I've hand turned them exactly every eight hours and I've used the turners until lockdown.
    Sometimes lockdown happened a day or two early, sometimes a day or two late.
    Until now, I never candled. In all those batches...hatch rate was still about 50%.

    IF I had candled this batch then I'd have over a 75% hatch rate as I'd have thrown out blood rings, and infertile eggs. Some of this depends on your math.
    But my conclusion is that no matter what I do, or the rules I break I end up with healthy chicks out of about half the eggs laid.
    I realize there are folks who have been doing this for years with higher hatch rates.
    But with a cheap styrofoam bator, and some pretty cavalier egg hatching habits I can plan on having a hundred chicks if I set two hundred eggs.

    The one thing that made for dramatically better rates was to not open the incubator until 24 hours after the first chick hatches.
    I never tried refrigerated eggs, or eggs bought at a grocery store.
    I've had broody hens...they have better rates...but after some die, the hen kicks some out of the nest, other chickens or snakes kill some, and some are imperfect to start with I still end up with about 50-60% live, healthy chicks.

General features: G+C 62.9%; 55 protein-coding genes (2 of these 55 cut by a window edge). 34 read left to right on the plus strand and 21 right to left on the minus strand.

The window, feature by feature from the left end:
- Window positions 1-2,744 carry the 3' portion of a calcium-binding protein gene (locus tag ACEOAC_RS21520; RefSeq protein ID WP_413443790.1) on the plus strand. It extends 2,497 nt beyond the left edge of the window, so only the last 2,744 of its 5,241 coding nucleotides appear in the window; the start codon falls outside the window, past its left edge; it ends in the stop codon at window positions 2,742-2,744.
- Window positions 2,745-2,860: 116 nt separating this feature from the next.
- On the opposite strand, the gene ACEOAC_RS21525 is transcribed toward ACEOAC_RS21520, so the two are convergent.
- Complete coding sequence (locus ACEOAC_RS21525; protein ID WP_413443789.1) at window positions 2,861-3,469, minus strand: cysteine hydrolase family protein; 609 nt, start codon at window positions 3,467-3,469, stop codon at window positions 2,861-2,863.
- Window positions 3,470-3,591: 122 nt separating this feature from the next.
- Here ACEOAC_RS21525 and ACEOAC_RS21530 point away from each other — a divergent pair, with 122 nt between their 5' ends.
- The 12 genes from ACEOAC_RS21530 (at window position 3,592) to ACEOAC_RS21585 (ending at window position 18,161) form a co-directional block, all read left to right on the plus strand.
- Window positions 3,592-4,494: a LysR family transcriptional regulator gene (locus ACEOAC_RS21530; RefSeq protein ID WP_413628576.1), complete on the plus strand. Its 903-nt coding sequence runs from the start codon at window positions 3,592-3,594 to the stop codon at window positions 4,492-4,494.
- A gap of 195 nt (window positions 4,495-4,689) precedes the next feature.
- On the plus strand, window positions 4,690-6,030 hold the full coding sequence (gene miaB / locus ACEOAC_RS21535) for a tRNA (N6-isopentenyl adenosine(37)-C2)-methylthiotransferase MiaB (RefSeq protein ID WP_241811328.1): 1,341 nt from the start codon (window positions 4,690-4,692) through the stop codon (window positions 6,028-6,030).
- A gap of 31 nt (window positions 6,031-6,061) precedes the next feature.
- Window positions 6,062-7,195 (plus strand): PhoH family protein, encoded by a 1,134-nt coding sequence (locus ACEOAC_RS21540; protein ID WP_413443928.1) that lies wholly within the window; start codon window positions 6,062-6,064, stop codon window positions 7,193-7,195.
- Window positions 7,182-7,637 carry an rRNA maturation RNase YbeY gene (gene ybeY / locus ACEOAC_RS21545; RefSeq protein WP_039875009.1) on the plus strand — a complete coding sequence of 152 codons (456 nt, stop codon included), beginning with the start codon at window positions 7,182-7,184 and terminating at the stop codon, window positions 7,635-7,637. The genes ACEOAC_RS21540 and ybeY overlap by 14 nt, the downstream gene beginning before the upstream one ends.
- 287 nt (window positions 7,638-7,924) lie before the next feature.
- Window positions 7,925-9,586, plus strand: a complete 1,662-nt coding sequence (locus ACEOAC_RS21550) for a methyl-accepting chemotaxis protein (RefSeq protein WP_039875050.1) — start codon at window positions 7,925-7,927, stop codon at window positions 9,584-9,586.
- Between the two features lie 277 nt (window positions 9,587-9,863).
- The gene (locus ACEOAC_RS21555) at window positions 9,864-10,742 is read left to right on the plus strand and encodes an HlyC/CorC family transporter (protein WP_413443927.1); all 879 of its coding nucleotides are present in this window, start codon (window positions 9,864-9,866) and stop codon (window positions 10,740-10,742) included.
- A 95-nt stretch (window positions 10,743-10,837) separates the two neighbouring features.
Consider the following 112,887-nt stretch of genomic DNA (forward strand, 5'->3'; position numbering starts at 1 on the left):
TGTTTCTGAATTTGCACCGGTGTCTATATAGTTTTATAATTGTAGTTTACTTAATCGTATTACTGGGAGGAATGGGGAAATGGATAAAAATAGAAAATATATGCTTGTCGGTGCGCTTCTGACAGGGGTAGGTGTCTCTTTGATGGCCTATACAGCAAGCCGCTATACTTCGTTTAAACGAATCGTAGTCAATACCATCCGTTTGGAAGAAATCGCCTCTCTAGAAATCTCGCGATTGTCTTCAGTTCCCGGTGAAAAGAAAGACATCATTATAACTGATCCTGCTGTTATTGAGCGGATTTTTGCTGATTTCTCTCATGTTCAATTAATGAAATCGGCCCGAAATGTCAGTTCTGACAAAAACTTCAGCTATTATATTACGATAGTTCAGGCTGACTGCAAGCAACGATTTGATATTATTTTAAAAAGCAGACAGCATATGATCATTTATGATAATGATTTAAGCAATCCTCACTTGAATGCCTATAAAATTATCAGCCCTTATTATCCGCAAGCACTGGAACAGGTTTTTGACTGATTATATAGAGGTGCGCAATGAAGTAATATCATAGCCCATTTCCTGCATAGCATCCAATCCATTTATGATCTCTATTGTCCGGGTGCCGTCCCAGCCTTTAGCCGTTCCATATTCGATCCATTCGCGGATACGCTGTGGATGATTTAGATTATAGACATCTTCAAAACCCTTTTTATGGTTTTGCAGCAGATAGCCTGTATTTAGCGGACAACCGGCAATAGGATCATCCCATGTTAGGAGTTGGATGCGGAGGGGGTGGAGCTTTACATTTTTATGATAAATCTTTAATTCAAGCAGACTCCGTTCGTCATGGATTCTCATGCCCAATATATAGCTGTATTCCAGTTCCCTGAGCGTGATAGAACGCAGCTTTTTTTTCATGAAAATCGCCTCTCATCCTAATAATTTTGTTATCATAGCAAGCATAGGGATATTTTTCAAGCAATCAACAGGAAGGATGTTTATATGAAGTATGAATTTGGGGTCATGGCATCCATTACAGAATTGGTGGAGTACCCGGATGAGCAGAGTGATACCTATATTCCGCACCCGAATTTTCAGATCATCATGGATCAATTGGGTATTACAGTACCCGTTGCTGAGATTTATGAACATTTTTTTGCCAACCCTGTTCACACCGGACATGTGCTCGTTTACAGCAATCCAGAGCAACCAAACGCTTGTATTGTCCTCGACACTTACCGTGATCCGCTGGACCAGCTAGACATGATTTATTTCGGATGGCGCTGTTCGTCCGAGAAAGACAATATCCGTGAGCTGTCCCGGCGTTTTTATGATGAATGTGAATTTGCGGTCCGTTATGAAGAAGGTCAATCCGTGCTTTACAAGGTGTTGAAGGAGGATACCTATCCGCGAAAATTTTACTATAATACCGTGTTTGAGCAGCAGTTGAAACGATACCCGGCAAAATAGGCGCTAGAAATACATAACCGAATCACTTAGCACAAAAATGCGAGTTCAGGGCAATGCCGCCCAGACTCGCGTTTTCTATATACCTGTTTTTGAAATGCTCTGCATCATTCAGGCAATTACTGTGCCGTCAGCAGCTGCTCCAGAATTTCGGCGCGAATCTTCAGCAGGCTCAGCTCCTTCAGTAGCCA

Since I don't eat, or sell the eggs...I feed them to the dogs...I don't have much to lose just sticking them in cheap incubators and more or less forgetting them.

    A candler was not in the budget but from somewhere on this list were directions on making one from a clay flower pot. I made one, works wonderfully.
    I smoothed out the hole in the bottom with an old steak knife, and inverted in into a cookie tin resting on crumpled tin foil, and also resting a 60 watt bulb on the tin foil too. That came from an old broken lamp. I tucked black fabric in the space between the edge of the tin and the edge of the pot. It was recommended a dampened white paper towel cover the hole...but I found I did not need that. Total cost maybe five bucks...for the pot and a light bulb.